I think I was born to cook. Ever since I was young, I've enjoyed cooking for friends and family. I even catered my own wedding reception for 80 when I was too young to know better. A large 3-tiered lime coconut wedding cake was the piece de resistance. But over the years the joy of cooking became more like the drudgery of cooking due to aching feet and nagging back aches. Hours of standing on an unforgiving stone floor and far too many acrobatic reaches, squats, and bends retrieving ingredients and cookware were taking their toll.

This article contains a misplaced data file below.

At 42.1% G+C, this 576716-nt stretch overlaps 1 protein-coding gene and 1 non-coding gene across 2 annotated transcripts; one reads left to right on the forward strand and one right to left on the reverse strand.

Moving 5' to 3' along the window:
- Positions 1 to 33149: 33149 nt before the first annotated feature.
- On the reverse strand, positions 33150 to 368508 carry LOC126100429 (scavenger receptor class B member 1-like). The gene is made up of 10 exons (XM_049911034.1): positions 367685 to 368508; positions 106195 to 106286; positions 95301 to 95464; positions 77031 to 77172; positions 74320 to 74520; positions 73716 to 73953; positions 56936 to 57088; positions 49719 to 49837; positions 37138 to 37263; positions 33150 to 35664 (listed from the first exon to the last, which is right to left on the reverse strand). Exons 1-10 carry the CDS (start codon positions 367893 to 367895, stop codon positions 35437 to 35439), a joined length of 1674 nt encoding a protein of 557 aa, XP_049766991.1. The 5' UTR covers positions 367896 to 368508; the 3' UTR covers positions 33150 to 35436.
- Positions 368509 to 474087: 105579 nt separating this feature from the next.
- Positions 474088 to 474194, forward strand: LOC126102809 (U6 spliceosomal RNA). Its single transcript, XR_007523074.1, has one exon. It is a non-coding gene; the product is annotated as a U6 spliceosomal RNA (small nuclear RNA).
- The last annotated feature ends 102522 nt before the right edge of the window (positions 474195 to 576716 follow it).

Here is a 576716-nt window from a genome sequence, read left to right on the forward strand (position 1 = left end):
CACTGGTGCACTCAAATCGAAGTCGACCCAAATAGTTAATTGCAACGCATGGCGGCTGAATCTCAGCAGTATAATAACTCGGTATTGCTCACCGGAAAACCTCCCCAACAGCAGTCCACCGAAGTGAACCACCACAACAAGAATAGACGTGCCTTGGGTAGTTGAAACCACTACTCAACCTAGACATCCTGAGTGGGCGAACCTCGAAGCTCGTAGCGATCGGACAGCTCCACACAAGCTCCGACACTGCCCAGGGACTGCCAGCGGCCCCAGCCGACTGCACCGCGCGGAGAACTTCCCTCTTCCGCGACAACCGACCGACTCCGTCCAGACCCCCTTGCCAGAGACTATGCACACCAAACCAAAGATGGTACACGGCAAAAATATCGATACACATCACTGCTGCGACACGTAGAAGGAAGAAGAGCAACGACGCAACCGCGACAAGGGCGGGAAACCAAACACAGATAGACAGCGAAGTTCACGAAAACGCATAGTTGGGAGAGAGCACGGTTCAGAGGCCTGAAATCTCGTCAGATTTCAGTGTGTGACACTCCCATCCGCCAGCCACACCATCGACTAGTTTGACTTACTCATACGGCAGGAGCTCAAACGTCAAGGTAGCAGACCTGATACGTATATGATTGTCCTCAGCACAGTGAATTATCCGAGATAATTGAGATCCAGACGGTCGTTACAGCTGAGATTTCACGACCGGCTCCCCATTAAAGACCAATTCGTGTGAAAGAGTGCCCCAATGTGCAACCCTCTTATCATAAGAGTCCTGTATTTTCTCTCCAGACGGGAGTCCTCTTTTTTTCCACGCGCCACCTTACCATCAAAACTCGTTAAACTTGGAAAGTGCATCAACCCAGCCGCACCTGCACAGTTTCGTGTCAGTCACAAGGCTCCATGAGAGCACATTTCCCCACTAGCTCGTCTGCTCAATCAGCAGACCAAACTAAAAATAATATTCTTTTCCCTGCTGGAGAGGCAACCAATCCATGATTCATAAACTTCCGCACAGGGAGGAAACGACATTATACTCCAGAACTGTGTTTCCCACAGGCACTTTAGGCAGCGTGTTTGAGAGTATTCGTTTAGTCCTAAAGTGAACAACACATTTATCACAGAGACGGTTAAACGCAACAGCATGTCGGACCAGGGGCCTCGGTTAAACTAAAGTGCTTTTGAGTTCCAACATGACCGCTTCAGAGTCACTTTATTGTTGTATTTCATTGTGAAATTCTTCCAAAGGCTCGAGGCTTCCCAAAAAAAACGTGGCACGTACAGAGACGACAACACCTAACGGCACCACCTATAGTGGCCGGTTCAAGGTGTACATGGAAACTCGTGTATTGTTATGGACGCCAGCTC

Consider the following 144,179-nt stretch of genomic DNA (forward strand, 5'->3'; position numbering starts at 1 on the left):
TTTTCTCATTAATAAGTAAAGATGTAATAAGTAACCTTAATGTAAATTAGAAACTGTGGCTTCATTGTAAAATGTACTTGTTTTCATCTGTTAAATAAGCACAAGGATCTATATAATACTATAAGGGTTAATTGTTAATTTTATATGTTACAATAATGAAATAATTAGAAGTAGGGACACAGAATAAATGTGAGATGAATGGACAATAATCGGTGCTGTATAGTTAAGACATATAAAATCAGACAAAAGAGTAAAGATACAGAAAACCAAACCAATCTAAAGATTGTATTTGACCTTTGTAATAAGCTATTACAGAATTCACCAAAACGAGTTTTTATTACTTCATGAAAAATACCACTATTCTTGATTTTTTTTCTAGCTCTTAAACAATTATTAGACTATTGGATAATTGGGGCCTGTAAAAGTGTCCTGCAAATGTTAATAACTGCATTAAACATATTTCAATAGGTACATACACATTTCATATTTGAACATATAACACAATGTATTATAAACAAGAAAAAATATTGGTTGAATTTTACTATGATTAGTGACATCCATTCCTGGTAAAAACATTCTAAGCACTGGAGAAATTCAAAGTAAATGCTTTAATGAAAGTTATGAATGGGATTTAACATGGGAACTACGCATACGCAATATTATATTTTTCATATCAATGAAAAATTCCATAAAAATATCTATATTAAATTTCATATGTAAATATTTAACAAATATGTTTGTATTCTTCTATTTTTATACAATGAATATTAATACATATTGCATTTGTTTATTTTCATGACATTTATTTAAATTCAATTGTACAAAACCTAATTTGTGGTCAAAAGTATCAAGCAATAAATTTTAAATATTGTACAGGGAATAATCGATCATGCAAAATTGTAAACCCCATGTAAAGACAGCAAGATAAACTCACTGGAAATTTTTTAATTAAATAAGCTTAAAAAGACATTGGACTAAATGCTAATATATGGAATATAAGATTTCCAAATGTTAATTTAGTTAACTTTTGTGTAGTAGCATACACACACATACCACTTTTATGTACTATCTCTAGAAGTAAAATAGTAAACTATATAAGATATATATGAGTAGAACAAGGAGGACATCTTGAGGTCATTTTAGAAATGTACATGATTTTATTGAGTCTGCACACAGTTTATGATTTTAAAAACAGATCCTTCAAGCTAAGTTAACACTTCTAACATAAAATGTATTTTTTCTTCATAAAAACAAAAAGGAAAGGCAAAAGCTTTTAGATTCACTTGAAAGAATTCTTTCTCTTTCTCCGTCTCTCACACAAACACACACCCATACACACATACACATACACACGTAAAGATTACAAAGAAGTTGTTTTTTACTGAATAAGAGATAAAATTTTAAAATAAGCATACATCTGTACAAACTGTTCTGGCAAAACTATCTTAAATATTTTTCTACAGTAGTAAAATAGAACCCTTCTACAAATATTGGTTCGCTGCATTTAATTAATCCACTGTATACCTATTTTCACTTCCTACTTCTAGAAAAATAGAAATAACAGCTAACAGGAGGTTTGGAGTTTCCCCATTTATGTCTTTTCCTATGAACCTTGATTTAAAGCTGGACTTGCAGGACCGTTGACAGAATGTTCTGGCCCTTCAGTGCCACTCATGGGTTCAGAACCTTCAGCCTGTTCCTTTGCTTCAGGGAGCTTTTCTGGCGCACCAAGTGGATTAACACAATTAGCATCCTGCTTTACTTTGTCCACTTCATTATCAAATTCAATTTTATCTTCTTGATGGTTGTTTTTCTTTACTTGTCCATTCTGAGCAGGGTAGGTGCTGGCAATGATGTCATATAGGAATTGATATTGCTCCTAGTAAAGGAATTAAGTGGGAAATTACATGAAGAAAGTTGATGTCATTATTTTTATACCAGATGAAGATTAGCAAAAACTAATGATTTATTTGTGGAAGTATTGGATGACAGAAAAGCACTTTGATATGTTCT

I don't know about you, but I am not enamored of the bells and whistles on new stoves these days. Do I really need blower jets for crispier pizza or a new browning gizmo for crème brí»lée?
Looking back, it seems like a simple fix. Robert Egger saw lots of hungry people on the streets of Washington, DC. Rather than just handing out food, he wanted to address *why* they were on the streets. He was working in the restaurant business at the time and decided to tap his contacts to address dual needs.
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